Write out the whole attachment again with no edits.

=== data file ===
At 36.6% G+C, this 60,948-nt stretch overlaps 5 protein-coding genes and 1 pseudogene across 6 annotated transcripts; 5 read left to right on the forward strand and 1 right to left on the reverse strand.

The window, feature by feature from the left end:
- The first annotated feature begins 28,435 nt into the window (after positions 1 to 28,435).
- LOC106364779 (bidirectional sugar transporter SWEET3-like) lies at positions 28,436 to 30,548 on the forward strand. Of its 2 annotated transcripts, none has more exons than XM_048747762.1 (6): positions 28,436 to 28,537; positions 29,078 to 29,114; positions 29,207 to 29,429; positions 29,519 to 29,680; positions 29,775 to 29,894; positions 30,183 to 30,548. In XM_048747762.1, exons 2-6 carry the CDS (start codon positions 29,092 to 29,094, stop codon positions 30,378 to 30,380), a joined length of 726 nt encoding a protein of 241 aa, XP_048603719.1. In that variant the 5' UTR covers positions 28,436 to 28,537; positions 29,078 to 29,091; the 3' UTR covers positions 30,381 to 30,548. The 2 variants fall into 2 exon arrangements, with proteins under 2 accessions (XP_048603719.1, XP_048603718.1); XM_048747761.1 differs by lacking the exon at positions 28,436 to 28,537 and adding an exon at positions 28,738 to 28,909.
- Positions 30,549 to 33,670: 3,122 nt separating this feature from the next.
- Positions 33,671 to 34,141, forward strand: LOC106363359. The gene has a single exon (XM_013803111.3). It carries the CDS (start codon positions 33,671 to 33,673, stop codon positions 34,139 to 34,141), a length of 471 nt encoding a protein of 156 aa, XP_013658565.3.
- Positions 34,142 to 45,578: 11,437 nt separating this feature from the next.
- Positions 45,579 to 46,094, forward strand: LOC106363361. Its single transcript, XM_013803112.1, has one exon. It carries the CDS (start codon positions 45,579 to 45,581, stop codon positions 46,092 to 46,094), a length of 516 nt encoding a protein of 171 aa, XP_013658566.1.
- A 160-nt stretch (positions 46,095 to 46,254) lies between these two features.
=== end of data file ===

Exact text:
At 36.6% G+C, this 60,948-nt stretch overlaps 5 protein-coding genes and 1 pseudogene across 6 annotated transcripts; 5 read left to right on the forward strand and 1 right to left on the reverse strand.

The window, feature by feature from the left end:
- The first annotated feature begins 28,435 nt into the window (after positions 1 to 28,435).
- LOC106364779 (bidirectional sugar transporter SWEET3-like) lies at positions 28,436 to 30,548 on the forward strand. Of its 2 annotated transcripts, none has more exons than XM_048747762.1 (6): positions 28,436 to 28,537; positions 29,078 to 29,114; positions 29,207 to 29,429; positions 29,519 to 29,680; positions 29,775 to 29,894; positions 30,183 to 30,548. In XM_048747762.1, exons 2-6 carry the CDS (start codon positions 29,092 to 29,094, stop codon positions 30,378 to 30,380), a joined length of 726 nt encoding a protein of 241 aa, XP_048603719.1. In that variant the 5' UTR covers positions 28,436 to 28,537; positions 29,078 to 29,091; the 3' UTR covers positions 30,381 to 30,548. The 2 variants fall into 2 exon arrangements, with proteins under 2 accessions (XP_048603719.1, XP_048603718.1); XM_048747761.1 differs by lacking the exon at positions 28,436 to 28,537 and adding an exon at positions 28,738 to 28,909.
- Positions 30,549 to 33,670: 3,122 nt separating this feature from the next.
- Positions 33,671 to 34,141, forward strand: LOC106363359. The gene has a single exon (XM_013803111.3). It carries the CDS (start codon positions 33,671 to 33,673, stop codon positions 34,139 to 34,141), a length of 471 nt encoding a protein of 156 aa, XP_013658565.3.
- Positions 34,142 to 45,578: 11,437 nt separating this feature from the next.
- Positions 45,579 to 46,094, forward strand: LOC106363361. Its single transcript, XM_013803112.1, has one exon. It carries the CDS (start codon positions 45,579 to 45,581, stop codon positions 46,092 to 46,094), a length of 516 nt encoding a protein of 171 aa, XP_013658566.1.
- A 160-nt stretch (positions 46,095 to 46,254) lies between these two features.